November 17, 2011

At The Cloisters: the Medieval Garden

The Cloisters is a magical place, not only for its art and architecture, but also for its plants. The horticulturalists there have established beautiful medieval gardens, the largest of which is in the cloister which came from the Cistercian abbey at Bonnefont-en-Comminges in France. Although the height of the gardening season was past, this garden was still a lovely place, with plants creating lively interactions with the architecture. The museum has a blog for its gardens, full of interesting information on medieval plants and their uses, which you can see here. The plants were used for food and medicine and for dyes.

The ivy presents a soft geometry on the hard stone. The tree is a cornelian cherry (Cornus mas).

In the garden you can see traditional ways of training plants, such as this espalier, now almost leafless, leaving the structure clearly visible. This is a pear tree, and has been in the garden since the 1940s. I learned from the blog that this technique dates from the Renaissance, not earlier.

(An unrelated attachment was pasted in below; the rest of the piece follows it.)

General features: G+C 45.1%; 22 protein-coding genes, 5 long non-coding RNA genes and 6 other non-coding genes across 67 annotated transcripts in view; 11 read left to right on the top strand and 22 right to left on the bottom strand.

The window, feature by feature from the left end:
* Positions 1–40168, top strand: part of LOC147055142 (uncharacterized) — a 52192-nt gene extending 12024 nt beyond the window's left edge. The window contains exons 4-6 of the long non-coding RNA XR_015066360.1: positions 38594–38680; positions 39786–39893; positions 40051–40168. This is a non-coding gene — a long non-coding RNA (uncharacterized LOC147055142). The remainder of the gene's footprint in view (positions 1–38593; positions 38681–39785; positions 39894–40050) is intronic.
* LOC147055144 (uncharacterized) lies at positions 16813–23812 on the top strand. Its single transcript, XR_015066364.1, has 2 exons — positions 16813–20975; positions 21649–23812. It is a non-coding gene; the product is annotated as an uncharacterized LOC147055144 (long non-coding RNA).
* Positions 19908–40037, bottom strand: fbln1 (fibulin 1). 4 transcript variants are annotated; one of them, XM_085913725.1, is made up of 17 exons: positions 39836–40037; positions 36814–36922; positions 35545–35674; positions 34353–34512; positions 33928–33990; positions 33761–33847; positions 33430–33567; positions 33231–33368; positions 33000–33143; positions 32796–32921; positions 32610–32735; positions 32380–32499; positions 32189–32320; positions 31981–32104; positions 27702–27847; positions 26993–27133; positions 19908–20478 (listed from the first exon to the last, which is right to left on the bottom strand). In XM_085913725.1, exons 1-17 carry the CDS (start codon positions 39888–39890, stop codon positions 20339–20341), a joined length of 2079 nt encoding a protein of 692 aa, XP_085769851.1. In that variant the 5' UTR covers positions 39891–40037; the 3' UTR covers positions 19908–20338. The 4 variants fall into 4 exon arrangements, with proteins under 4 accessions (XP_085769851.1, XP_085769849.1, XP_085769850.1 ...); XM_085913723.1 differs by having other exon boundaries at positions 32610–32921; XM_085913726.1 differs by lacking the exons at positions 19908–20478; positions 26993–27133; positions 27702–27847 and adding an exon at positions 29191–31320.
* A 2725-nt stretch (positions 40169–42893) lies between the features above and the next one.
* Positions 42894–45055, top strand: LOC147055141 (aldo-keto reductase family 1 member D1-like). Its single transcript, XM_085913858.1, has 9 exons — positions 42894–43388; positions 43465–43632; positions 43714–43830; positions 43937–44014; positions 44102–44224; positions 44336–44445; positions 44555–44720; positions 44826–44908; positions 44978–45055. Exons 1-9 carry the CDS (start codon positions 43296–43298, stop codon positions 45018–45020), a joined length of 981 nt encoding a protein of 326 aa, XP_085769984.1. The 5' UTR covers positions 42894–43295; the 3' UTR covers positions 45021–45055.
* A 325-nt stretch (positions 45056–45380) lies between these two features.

Behind some sturdy cabbages is a tuteur, a pyramidal structure to support plants. I don't know what was growing on this, or why it is full of small branches, but it is a gorgeously textured object.

One of the garden beds was labeled as "Plants used by Medieval artists", though from a little research, I think they were mostly used for textile dyes rather than pigments. The three plants above are Woad, Our-Lady's-Bedstraw, and Weld. Woad yields a blue dye similar to that of indigo, but not as strong; the tops of Our-Lady's-Bedstraw give a yellow dye, the roots red; weld is also yellow and when overdyed with woad produces a deep green.

I have a special fondness for thistle-type plants, whose form I find very rich with its geometrically ordered parts. This is Fuller's teasel, which interestingly was used in processing textiles, combing wool and raising its nap. Some weavers still use this plant although it was mainly replaced by metal combs.

And lastly, a look from the garden out over the Hudson River to the Palisades of New Jersey. I was so lucky to visit on such a perfect day at such a beautiful time of year.

Previous posts on the Cloisters:
At the Cloisters: Sculpture
At the Cloisters: Architecture


  1. I have been to NYC only twice, each time on my elsewhere. Although I have always hoped to go to The Cloisters I have never had the time. Thank you for your wonderful photos. They were like a mini visit.

  2. Facinating to think about how hard people had to work to get dyes, their food etc. We are quite spoiled in our age.

  3. A., I'm happy that you enjoyed my posts on the Cloisters.
    Lisa, yes, it's really amazing when you stop to think how difficult life used to be. Simpler in many ways, but just surviving was harder for most.